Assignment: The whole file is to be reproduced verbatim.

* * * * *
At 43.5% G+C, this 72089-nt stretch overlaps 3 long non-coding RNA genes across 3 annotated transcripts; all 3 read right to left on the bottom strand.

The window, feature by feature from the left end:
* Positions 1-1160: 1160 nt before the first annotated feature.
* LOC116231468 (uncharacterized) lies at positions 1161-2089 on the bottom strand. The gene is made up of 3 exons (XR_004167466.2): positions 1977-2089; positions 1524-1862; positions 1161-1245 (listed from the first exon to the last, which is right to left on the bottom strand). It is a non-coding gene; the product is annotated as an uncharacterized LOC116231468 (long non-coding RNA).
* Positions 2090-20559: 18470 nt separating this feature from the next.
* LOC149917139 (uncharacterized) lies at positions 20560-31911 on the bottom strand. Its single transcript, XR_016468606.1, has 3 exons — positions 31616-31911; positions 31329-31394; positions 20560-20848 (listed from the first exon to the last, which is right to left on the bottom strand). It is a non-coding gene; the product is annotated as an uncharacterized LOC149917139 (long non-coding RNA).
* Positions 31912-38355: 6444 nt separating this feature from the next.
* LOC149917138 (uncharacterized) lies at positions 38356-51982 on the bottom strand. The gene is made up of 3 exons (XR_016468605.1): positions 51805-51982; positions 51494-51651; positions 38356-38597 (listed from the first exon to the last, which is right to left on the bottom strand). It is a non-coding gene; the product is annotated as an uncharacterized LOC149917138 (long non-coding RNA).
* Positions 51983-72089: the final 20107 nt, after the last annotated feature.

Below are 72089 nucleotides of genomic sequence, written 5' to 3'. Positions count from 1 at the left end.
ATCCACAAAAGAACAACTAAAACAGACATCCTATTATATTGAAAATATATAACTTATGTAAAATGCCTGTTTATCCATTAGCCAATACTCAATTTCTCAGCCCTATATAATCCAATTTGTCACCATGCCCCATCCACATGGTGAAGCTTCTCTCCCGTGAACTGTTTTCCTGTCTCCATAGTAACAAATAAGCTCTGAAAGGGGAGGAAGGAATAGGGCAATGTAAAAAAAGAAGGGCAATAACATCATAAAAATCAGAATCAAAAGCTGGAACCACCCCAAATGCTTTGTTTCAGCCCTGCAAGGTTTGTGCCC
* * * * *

At 43.5% G+C, this 72089-nt stretch overlaps 3 long non-coding RNA genes across 3 annotated transcripts; all 3 read right to left on the bottom strand.

The window, feature by feature from the left end:
* Positions 1-1160: 1160 nt before the first annotated feature.
* LOC116231468 (uncharacterized) lies at positions 1161-2089 on the bottom strand. The gene is made up of 3 exons (XR_004167466.2): positions 1977-2089; positions 1524-1862; positions 1161-1245 (listed from the first exon to the last, which is right to left on the bottom strand). It is a non-coding gene; the product is annotated as an uncharacterized LOC116231468 (long non-coding RNA).
* Positions 2090-20559: 18470 nt separating this feature from the next.
* LOC149917139 (uncharacterized) lies at positions 20560-31911 on the bottom strand. Its single transcript, XR_016468606.1, has 3 exons — positions 31616-31911; positions 31329-31394; positions 20560-20848 (listed from the first exon to the last, which is right to left on the bottom strand). It is a non-coding gene; the product is annotated as an uncharacterized LOC149917139 (long non-coding RNA).
* Positions 31912-38355: 6444 nt separating this feature from the next.
* LOC149917138 (uncharacterized) lies at positions 38356-51982 on the bottom strand. The gene is made up of 3 exons (XR_016468605.1): positions 51805-51982; positions 51494-51651; positions 38356-38597 (listed from the first exon to the last, which is right to left on the bottom strand). It is a non-coding gene; the product is annotated as an uncharacterized LOC149917138 (long non-coding RNA).
* Positions 51983-72089: the final 20107 nt, after the last annotated feature.

Below are 72089 nucleotides of genomic sequence, written 5' to 3'. Positions count from 1 at the left end.
ATCCACAAAAGAACAACTAAAACAGACATCCTATTATATTGAAAATATATAACTTATGTAAAATGCCTGTTTATCCATTAGCCAATACTCAATTTCTCAGCCCTATATAATCCAATTTGTCACCATGCCCCATCCACATGGTGAAGCTTCTCTCCCGTGAACTGTTTTCCTGTCTCCATAGTAACAAATAAGCTCTGAAAGGGGAGGAAGGAATAGGGCAATGTAAAAAAAGAAGGGCAATAACATCATAAAAATCAGAATCAAAAGCTGGAACCACCCCAAATGCTTTGTTTCAGCCCTGCAAGGTTTGTGCCC